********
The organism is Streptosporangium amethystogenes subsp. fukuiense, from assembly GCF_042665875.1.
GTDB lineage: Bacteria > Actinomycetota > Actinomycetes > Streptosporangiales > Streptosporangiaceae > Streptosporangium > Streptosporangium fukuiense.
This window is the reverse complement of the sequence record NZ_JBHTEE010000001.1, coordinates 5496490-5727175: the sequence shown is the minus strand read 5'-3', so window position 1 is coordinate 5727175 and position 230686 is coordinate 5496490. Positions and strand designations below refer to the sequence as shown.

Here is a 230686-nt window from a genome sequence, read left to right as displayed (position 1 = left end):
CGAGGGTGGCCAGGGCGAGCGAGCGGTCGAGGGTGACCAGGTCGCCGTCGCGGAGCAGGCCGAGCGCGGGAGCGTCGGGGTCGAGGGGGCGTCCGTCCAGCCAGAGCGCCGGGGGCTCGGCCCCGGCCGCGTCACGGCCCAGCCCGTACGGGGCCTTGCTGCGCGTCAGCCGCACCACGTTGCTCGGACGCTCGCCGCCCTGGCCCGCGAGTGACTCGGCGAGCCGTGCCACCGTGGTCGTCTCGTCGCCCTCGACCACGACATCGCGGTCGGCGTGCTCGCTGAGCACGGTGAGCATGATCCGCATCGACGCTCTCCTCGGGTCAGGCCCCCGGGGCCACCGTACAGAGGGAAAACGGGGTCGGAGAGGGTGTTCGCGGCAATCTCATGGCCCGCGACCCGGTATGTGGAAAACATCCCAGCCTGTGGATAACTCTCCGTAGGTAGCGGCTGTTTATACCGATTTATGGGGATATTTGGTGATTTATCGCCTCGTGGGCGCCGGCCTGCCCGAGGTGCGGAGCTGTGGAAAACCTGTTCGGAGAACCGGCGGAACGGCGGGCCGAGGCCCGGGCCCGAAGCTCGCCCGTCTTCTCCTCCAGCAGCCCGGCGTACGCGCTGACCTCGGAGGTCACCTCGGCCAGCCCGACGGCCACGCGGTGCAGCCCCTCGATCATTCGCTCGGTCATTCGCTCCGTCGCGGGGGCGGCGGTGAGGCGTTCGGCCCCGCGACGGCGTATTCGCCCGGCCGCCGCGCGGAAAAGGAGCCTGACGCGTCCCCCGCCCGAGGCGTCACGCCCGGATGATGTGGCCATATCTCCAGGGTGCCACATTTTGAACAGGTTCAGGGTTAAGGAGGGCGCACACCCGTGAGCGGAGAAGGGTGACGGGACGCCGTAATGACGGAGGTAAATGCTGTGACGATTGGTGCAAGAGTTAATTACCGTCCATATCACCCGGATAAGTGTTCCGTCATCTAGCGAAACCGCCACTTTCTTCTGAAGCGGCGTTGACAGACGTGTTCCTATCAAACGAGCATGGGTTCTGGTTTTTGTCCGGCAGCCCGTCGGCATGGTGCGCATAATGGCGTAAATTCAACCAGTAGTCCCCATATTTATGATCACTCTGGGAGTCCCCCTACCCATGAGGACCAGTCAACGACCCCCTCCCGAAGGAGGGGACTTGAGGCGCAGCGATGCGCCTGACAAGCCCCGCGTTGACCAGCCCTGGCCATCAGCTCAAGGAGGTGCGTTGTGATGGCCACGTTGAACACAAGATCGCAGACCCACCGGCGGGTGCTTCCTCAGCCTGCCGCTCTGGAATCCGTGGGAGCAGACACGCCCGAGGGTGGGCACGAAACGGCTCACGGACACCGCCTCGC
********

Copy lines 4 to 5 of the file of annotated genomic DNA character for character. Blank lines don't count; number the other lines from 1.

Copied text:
Here is a 230686-nt window from a genome sequence, read left to right as displayed (position 1 = left end):
CGAGGGTGGCCAGGGCGAGCGAGCGGTCGAGGGTGACCAGGTCGCCGTCGCGGAGCAGGCCGAGCGCGGGAGCGTCGGGGTCGAGGGGGCGTCCGTCCAGCCAGAGCGCCGGGGGCTCGGCCCCGGCCGCGTCACGGCCCAGCCCGTACGGGGCCTTGCTGCGCGTCAGCCGCACCACGTTGCTCGGACGCTCGCCGCCCTGGCCCGCGAGTGACTCGGCGAGCCGTGCCACCGTGGTCGTCTCGTCGCCCTCGACCACGACATCGCGGTCGGCGTGCTCGCTGAGCACGGTGAGCATGATCCGCATCGACGCTCTCCTCGGGTCAGGCCCCCGGGGCCACCGTACAGAGGGAAAACGGGGTCGGAGAGGGTGTTCGCGGCAATCTCATGGCCCGCGACCCGGTATGTGGAAAACATCCCAGCCTGTGGATAACTCTCCGTAGGTAGCGGCTGTTTATACCGATTTATGGGGATATTTGGTGATTTATCGCCTCGTGGGCGCCGGCCTGCCCGAGGTGCGGAGCTGTGGAAAACCTGTTCGGAGAACCGGCGGAACGGCGGGCCGAGGCCCGGGCCCGAAGCTCGCCCGTCTTCTCCTCCAGCAGCCCGGCGTACGCGCTGACCTCGGAGGTCACCTCGGCCAGCCCGACGGCCACGCGGTGCAGCCCCTCGATCATTCGCTCGGTCATTCGCTCCGTCGCGGGGGCGGCGGTGAGGCGTTCGGCCCCGCGACGGCGTATTCGCCCGGCCGCCGCGCGGAAAAGGAGCCTGACGCGTCCCCCGCCCGAGGCGTCACGCCCGGATGATGTGGCCATATCTCCAGGGTGCCACATTTTGAACAGGTTCAGGGTTAAGGAGGGCGCACACCCGTGAGCGGAGAAGGGTGACGGGACGCCGTAATGACGGAGGTAAATGCTGTGACGATTGGTGCAAGAGTTAATTACCGTCCATATCACCCGGATAAGTGTTCCGTCATCTAGCGAAACCGCCACTTTCTTCTGAAGCGGCGTTGACAGACGTGTTCCTATCAAACGAGCATGGGTTCTGGTTTTTGTCCGGCAGCCCGTCGGCATGGTGCGCATAATGGCGTAAATTCAACCAGTAGTCCCCATATTTATGATCACTCTGGGAGTCCCCCTACCCATGAGGACCAGTCAACGACCCCCTCCCGAAGGAGGGGACTTGAGGCGCAGCGATGCGCCTGACAAGCCCCGCGTTGACCAGCCCTGGCCATCAGCTCAAGGAGGTGCGTTGTGATGGCCACGTTGAACACAAGATCGCAGACCCACCGGCGGGTGCTTCCTCAGCCTGCCGCTCTGGAATCCGTGGGAGCAGACACGCCCGAGGGTGGGCACGAAACGGCTCACGGACACCGCCTCGC